A message is painted on the boarded up windows of a closed Aritzia clothing store on Robson Street, in Vancouver, on Wednesday, May 6, 2020. Aritzia Inc. says it expects net revenue for its first quarter to be about 45 per cent lower than at the same time last year due to the impacts of COVID-19. THE CANADIAN PRESS/Darryl Dyck

A message is painted on the boarded up windows of a closed Aritzia clothing store on Robson Street, in Vancouver, on Wednesday, May 6, 2020. Aritzia Inc. says it expects net revenue for its first quarter to be about 45 per cent lower than at the same time last year due to the impacts of COVID-19. THE CANADIAN PRESS/Darryl Dyck

22 new COVID-19 test-positives, one death following days of low case counts in B.C.

Health officials urged British Columbians to ‘stand together while staying apart’

After a dip in daily case counts, B.C. health officials announced a slight surge in COVID-19 test positives on Wednesday (June 3).

In the past 24 hours, 22 British Columbians have tested positive for the contagious respiratory disease, provincial health officer Dr. Bonnie Henry and Health Minister Adrian Dix announced in a joint statement Wednesday (June 3). Twenty-one of the new cases are within the Fraser Health Authority.

That means there are 214 active cases ongoing in the province.

One person in the Fraser Health region also died, bringing the total number of fatalities due to COVID-19 to 166.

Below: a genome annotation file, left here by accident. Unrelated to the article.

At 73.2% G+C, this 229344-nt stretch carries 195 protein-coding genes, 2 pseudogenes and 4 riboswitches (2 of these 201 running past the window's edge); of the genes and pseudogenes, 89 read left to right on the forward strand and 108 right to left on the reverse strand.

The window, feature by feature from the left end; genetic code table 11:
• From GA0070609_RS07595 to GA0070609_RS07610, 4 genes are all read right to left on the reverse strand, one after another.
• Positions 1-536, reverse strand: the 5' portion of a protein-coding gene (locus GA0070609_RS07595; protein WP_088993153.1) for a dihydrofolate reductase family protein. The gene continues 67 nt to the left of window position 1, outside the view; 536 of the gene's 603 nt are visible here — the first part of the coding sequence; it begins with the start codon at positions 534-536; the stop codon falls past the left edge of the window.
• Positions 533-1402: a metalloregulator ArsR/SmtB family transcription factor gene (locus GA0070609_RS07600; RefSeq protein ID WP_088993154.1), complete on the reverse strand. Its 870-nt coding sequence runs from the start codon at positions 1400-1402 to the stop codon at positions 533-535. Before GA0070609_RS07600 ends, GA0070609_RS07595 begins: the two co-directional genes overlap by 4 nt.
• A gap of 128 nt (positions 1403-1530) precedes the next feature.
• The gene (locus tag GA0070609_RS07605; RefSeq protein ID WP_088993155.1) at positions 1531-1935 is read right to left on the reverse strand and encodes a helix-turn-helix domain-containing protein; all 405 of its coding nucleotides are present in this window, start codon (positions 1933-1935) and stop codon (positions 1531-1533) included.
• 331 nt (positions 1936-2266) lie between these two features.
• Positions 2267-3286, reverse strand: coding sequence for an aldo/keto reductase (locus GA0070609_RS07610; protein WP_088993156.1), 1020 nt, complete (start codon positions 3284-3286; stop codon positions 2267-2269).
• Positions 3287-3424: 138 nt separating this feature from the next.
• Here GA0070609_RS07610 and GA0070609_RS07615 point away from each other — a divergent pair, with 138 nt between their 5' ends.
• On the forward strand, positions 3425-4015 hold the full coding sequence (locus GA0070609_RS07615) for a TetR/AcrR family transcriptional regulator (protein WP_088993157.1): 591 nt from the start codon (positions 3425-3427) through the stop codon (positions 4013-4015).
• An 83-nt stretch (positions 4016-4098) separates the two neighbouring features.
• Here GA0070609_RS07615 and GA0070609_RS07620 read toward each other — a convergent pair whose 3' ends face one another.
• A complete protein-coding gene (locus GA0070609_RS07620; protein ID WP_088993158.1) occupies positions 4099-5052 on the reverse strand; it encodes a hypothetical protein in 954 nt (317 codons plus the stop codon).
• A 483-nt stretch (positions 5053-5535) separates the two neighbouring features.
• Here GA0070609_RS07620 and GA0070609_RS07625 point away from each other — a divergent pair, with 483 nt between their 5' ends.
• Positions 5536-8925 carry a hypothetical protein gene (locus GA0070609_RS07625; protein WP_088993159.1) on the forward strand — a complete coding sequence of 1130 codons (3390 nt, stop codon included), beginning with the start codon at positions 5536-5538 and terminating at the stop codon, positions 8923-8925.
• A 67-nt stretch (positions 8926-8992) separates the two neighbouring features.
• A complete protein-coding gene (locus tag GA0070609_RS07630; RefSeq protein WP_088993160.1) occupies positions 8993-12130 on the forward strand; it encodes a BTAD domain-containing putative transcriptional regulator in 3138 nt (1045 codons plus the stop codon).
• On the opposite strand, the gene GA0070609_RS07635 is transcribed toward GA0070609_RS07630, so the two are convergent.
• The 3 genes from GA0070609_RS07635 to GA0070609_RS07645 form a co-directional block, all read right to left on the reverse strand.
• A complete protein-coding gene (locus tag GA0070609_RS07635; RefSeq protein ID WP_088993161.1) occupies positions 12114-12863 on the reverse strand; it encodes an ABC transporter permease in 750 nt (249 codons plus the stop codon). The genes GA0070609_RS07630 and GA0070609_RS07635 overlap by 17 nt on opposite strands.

Thirty-two people are in hospital, seven of whom are in intensive care.

Roughly 85 per cent of total cases, or 2,243 people, have recovered fully from the novel coronavirus.

It’s unclear if the surge in cases stem from any of the protests against racism that have popped up across the province in response to the police killing of George Floyd, an unarmed black man in Minneapolis. The new cases mark roughly two weeks since B.C.’s reopening plan began. Symptoms can appear two to 14 days after initial exposure.

In their statement, Dix and Henry urged British Columbians to “stand together while staying apart,” while COVID-19 remains an ongoing health crisis.

“Racialized communities face obstacles that others to do not, and we have seen British Columbians proudly stand up and speak out against racism,” the statement reads.

“Exercising our right to peaceful demonstration is extremely important, and equally important is keeping our communities, loved ones and friends safe during this pandemic.”

The pair of health officials suggested finding alternative ways to peacefully demonstrate, such as in smaller groups in multiple locations, while also maintaining safe physical distancing and using non-medical cloth masks when in closer contact to others.

“Let’s stand united across our province, our nation and around the world,” Henry and Dix continued.

“Let’s continue to work together and learn from others to keep our firewall strong and importantly, use this time to spread the message of respect and tolerance rather than spreading the virus.”

Outbreaks end at some long-term care homes

Despite the increase in cases, health officials also announced a sliver of positive news on Wednesday, confirming that two outbreaks have been declared to be over.

That leaves six ongoing outbreaks at long-term care or assisted living facilities in B.C., four of those within the Fraser Health region and two within the Vancouver Coastal Health region.

Seven community outbreaks remain ongoing.


@ashwadhwani
ashley.wadhwani@bpdigital.ca

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